Dr Douglas Van Belle
As both a science fiction author and an academic who studies the role science fiction plays as a bridge between science and society, I admit I have more than a passing interest in the Search for Extra-Terrestrial Life, or SETI.
Still, it was something of a surprise when the short paragraph I was writing comparing the social and cultural role of science fiction to the critical role that myth and religion played in the early development of astronomy led me to the realisation that we might be looking for alien life in all the wrong places.
Intrigued by the idea that we might be looking in the wrong place, I pursued this line of reasoning, and I realised that social and cultural mores, as well as environment, have had a big influence on the development of science, including spaceflight and related technologies, on Earth.
The current search for extra-terrestrial life mostly looks for technological signs of alien life, like radio broadcasts. This makes sense – it is easiest for us to detect technology that we already understand – but it also assumes that any intelligent life that arose on exoplanets we think might be habitable would have similar science and technology to what we have on Earth. This is problematic, because we can see from the history of our science that the technology we have has developed under a very specific set of environmental, social, and cultural factors. If we want to find intelligent life using similar technology to what we have on Earth, including spaceflight and associated technologies, we need to be looking for very specific environments that would, in turn, lead to the specific social and cultural factors needed to develop certain technologies.
This means there are a lot of planets we can rule out if we want to find and communicate with other intelligent societies. For example, while we believe water to be essential to life, we can almost rule out looking at water worlds where the surface is completely covered with water to find alien life. While an alien version of hyper-intelligent cephalopods is clearly possible, this society wouldn’t be able to develop one of the fundamentals of human society: fire. Fire is so fundamental to the human pursuit of knowledge and the way it led to space travel that it is all but impossible to imagine an aquatic species reaching orbit, or constructing anything we currently think of as technology.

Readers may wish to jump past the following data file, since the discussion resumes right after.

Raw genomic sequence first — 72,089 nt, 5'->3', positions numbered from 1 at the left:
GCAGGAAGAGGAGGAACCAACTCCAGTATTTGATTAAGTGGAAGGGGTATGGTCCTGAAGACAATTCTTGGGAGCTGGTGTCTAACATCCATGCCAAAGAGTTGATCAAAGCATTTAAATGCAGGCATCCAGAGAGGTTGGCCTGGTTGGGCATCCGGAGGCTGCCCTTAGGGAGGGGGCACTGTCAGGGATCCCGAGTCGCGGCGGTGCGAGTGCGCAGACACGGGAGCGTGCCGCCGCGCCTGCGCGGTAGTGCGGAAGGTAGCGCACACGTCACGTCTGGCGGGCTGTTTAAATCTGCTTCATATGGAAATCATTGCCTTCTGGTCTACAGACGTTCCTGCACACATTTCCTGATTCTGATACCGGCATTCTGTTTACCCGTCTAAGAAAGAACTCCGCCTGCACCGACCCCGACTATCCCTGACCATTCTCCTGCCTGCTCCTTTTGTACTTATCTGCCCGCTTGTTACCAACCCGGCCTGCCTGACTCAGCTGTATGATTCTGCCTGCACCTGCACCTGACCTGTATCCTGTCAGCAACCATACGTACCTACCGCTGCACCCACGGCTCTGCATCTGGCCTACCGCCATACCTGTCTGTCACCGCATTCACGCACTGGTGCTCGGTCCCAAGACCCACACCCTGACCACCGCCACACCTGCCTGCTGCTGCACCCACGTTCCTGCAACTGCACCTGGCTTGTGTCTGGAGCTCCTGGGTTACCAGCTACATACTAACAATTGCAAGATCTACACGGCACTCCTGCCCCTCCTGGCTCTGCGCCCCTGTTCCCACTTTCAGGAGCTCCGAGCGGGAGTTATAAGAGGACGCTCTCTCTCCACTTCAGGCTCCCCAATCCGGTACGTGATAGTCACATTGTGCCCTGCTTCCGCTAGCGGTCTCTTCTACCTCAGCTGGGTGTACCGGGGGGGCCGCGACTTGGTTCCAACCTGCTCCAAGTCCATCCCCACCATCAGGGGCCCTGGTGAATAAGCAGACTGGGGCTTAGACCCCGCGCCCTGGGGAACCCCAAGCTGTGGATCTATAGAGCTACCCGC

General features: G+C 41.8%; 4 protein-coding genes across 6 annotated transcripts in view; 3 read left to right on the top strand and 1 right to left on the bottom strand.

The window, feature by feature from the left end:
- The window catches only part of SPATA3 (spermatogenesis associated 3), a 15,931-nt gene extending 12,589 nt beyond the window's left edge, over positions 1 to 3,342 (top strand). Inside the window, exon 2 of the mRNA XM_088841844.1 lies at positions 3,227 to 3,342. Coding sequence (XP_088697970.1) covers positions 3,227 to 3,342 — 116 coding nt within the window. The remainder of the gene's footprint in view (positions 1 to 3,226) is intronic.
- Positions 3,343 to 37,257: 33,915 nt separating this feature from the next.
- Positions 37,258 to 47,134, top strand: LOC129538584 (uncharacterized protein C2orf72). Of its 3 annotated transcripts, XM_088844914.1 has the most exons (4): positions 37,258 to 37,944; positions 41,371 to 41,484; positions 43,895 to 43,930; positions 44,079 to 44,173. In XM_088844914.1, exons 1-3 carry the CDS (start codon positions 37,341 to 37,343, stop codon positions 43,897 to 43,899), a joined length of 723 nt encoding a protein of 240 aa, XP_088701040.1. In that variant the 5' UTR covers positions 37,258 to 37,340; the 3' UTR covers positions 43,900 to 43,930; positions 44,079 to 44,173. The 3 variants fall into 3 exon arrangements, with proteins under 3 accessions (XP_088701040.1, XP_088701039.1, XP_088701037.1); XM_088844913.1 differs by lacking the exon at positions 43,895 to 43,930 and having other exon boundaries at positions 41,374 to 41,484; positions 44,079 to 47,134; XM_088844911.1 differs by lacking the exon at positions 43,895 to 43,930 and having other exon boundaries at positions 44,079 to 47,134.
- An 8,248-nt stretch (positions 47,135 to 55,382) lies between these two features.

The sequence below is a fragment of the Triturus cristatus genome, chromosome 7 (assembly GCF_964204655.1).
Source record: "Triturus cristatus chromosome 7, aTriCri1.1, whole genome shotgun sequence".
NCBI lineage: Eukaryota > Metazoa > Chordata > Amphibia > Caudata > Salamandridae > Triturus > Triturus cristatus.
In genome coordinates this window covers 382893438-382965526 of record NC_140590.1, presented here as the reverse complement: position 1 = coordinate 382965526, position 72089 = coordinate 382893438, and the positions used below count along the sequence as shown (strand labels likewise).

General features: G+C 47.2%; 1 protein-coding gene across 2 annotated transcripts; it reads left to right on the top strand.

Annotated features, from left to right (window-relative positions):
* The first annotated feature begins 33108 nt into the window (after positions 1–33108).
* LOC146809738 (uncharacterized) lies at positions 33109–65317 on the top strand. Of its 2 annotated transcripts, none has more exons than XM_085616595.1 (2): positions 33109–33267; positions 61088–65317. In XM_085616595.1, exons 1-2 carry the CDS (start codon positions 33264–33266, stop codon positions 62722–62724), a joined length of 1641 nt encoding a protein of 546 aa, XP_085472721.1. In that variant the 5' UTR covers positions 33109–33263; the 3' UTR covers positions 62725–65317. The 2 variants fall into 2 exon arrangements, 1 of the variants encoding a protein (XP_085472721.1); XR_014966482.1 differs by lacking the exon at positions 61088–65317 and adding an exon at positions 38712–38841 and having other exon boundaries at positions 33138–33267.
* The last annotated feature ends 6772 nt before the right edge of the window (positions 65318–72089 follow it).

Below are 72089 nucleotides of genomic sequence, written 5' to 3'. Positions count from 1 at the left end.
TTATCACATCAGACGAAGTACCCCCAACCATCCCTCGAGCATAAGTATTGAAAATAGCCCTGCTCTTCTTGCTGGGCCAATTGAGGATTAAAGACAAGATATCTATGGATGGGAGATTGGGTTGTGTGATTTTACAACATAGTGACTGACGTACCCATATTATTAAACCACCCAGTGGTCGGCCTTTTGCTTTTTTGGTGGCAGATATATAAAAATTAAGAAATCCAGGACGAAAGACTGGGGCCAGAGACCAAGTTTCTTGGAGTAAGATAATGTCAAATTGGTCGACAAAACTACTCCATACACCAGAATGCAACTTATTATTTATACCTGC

The simple physics of ‘super-earths’, which are planets similar to Earth only much larger, is another simple but significant environmental impediment to finding and communicating with extra-terrestrial life. While these planets may have conditions favourable to the development of intelligent life, any increase in gravity that might come with their super-size would effectively prevent the development of space travel. On a planet with a gravitational pull that is just over three per cent more than on Earth, the payload capacity of a Saturn V rocket would be zero. Even well before you hit that point, the compounding effect of increasing gravity on the efficacy of chemical rockets would make it impractical for an intelligent species to even attempt space travel.
Carrying that idea of social, cultural, and economic factors even further, we know that a significant proportion of potentially habitable exoplanets we have found orbit closely around M-class red dwarf stars. These planets would be tidally locked, with one face always turned toward their sun. An intelligent species that evolved on such a planet would know nothing but endless daylight under an unmoving sun. We know that the history of the scientific endeavour on Earth is impossibly intertwined with astronomy, but would a society that never saw night and day develop anything even remotely like the human fascination with the stars? Without seasons they would have no use for the astronomical knowledge needed to track the yearly cycle. Without the stories of planets, the sun and moon as gods flying in the heavens, would they even imagine the possibility of spaceflight? Without those things worked into the very foundation of their knowledge of the universe, would they ever develop the technologies we are looking for as the signals of an alien civilization?
Fortunately, some of the planets we can currently detect are promising candidates for finding extra-terrestrial life. Astronomers have found hundreds of gas giants in the habitable zones around stars, and the exo-moons that orbit these gas giants could be a good place to start looking for extra-terrestrial life. Moons orbiting gas giants can sustain the geologic processes needed to recycle the critical elements needed to support life even at very low mass. This leads to habitable worlds with lower gravity, making spaceflight easier. Furthermore, everything that made astronomy part of the heart and soul of human culture and science would be just as prevalent, if not even more significant, on those moons. Not only would they have day and night cycles, their night sky would be spectacular. In addition to the planets and stars, they would also have a close and dynamic view of the other moons around the gas giant. Not only might that inspire the aliens that evolve there to pursue space travel, it would also give them easily accessible destinations to further encourage them to go out into the stars. And when these societies go out into the stars, the specific social, cultural, and environmental factors that led them there could help us find them.
Dr Douglas Van Belle is a Senior Lecturer in the School of English, Film, Theatre, and Media Studies at Victoria University of Wellington. He is also a published science fiction author. His work on the search for extra-terrestrial life was recently published in the Journal of the British Interplanetary Society.